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In a medical back office, technicians perform basic procedures and specimen collection, and may have space for a lab to perform some in-house testing. This differs from the front office, where administrative staff handle scheduling, patient intake, and related matters. Qualifications to work in a medical back office can vary, but usually require some training and certification in medical assisting. Supervisors usually have more advanced training to allow them to monitor less experienced personnel when they perform procedures.
When patients seek medical attention, a doctor or other clinician can perform an examination to determine what kinds of procedures and treatments the patient may need. If the patient needs a procedure, the back office can provide appropriate services, ranging from irrigation of the ear canal to a blood draw to take a sample for testing. Moving the patient to the back office can provide access to more tools and equipment as well as free an exam room for the next patient.
Access to the medical back office is usually limited to necessary personnel and patients receiving care. All areas need to be kept sterile and organized. Patients may request escorts if they would feel more comfortable with a companion, and also have the right to bring interpreters or aides, if necessary. In the back office, the patient sits or lies on a chair or table for treatment, and may see several members of the medical staff, depending on what needs to be done.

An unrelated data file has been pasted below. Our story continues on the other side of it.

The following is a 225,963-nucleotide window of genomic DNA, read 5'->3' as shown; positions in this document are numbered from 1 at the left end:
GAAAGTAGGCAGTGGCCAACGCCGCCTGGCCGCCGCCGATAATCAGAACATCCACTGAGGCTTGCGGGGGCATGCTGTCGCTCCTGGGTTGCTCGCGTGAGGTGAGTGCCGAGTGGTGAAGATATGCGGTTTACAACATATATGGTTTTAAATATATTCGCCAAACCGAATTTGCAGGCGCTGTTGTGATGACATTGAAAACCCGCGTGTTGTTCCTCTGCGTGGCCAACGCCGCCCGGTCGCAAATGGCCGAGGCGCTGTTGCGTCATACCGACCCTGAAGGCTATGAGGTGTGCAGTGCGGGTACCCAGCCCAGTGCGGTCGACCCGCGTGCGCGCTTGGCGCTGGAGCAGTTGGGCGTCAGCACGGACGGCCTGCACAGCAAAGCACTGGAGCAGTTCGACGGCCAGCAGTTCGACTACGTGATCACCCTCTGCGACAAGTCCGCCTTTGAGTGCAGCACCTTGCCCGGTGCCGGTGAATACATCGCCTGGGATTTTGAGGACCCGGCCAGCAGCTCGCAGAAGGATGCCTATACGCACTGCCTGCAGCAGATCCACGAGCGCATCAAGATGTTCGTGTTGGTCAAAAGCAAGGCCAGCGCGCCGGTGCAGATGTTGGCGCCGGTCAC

The medical back office may have imaging equipment for diagnostic imaging studies or procedures where image guidance is necessary, like an ultrasound to assist with needle aspiration biopsies. It may be possible to perform minor surgeries in the back office, and the doctor can also place stitches, check wounds, and engage in other similar activities in this area of the clinic. The type of equipment and procedures available can depend on the facility and its area of practice.
Medical back office operations may include some lab work to allow a clinic to quickly turn around results on basic tests. Patients are not usually allowed in the lab area, which may be supervised by a lab technician or clinician. For quick, basic tests, the personnel can conduct testing while the patient is still in the clinic. This can yield very fast results that may have a bearing on an examination or the treatment plan for the patient. It may be necessary to send some samples out for more complex analysis at a full lab.
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